Thu. May 23rd, 2024

Aziza Yousef steps out of her car after driving on a highway in Riyadh, Saudi Arabia, as part of a campaign to defy Saudi Arabia’s ban on women driving. In the six months since Saudi activists renewed calls to defy the kingdom’s ban on female drivers, small numbers of women have gotten behind the wheel almost daily in what has become the country’s longest such campaign.

Saudi Arabia will soon allow women to drive, King Salman decreed Tuesday, in a move that ends the kingdom’s reign as the only country in the world that forbids women from obtaining their driver’s licenses.

The long-standing ban has been deeply unpopular abroad and is often pointed to as proof of Saudi Arabia’s repressive rule. Saudi Arabia has long-weathered widespread criticism for its human rights record. The kingdom’s imprisonment of women who dare to drive has ranked high among its critics’ list of complaints.

That pressure appears to have paid off, at least a little.

“Many international actors put out statements and organized and applied pressure on the Saudi government to support this Saudi-women led movement,” explained Raed Jarrar, Amnesty International’s advocacy director for Middle East and North Africa. But, he added, the fact that the international community is celebrating Saudi women being able to drive in 2017 reveals the poor state of human rights in Saudi Arabia.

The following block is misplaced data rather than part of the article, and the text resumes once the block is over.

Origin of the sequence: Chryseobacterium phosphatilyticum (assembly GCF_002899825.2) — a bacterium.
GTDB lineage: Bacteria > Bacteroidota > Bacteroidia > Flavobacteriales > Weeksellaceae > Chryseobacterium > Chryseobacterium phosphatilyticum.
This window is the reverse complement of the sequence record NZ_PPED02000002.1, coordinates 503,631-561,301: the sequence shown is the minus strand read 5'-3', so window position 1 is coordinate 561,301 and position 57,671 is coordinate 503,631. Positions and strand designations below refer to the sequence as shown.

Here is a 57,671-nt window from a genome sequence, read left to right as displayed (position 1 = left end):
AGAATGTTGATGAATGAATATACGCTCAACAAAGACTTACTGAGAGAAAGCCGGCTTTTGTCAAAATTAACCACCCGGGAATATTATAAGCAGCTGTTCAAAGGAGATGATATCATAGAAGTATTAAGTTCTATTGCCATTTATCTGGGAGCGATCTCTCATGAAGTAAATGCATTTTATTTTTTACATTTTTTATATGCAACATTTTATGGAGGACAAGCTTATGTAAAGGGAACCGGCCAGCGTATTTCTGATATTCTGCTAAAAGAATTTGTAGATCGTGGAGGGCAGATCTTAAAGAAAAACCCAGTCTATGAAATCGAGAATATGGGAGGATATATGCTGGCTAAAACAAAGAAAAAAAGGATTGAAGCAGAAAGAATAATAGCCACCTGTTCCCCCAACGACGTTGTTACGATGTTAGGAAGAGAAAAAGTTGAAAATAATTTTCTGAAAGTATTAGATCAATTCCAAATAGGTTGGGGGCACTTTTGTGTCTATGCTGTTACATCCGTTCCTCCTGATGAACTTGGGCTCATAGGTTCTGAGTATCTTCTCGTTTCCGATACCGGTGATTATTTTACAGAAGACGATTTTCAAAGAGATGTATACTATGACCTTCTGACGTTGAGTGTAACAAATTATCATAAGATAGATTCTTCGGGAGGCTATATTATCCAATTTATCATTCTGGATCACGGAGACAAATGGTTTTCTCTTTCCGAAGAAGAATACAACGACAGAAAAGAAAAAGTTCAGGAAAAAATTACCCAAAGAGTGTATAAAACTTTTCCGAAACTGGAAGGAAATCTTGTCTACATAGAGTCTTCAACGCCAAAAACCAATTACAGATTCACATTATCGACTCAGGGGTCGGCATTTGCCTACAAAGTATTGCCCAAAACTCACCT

The ban won’t be lifted immediately. According to the decree, a ministerial committee will have 30 days to come up with recommendations about issues that must be addressed before women can take the wheel. And it’s not yet clear whether women will have to ask their male guardians for permission to drive. Women must legally secure their permission before attending getting a passport, traveling abroad, or getting married.

Ahmed Benchemsi, who handles communications and advocacy for Middle East and north Africa for Human Rights Watch, said these requirements also need to be demolished.

“The battle [is] not over,” Benchemsi told VICE News. “It’s a step that we welcome, and that is obviously to the credit of these brave women who have campaigned for it for a long time, but it’s just a step. Much more needs to be done.”

If all goes according to plan, Saudi women will be driving by June 2018.


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